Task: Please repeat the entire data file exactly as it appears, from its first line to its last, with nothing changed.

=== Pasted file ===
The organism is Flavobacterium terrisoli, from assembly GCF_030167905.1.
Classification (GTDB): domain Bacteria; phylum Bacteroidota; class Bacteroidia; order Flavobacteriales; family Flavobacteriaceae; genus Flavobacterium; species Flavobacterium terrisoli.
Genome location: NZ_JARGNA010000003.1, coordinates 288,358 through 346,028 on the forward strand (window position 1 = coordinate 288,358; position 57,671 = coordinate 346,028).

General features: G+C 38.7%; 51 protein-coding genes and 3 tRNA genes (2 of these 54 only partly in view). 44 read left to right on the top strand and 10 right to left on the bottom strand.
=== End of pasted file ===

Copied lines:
The organism is Flavobacterium terrisoli, from assembly GCF_030167905.1.
Classification (GTDB): domain Bacteria; phylum Bacteroidota; class Bacteroidia; order Flavobacteriales; family Flavobacteriaceae; genus Flavobacterium; species Flavobacterium terrisoli.
Genome location: NZ_JARGNA010000003.1, coordinates 288,358 through 346,028 on the forward strand (window position 1 = coordinate 288,358; position 57,671 = coordinate 346,028).

General features: G+C 38.7%; 51 protein-coding genes and 3 tRNA genes (2 of these 54 only partly in view). 44 read left to right on the top strand and 10 right to left on the bottom strand.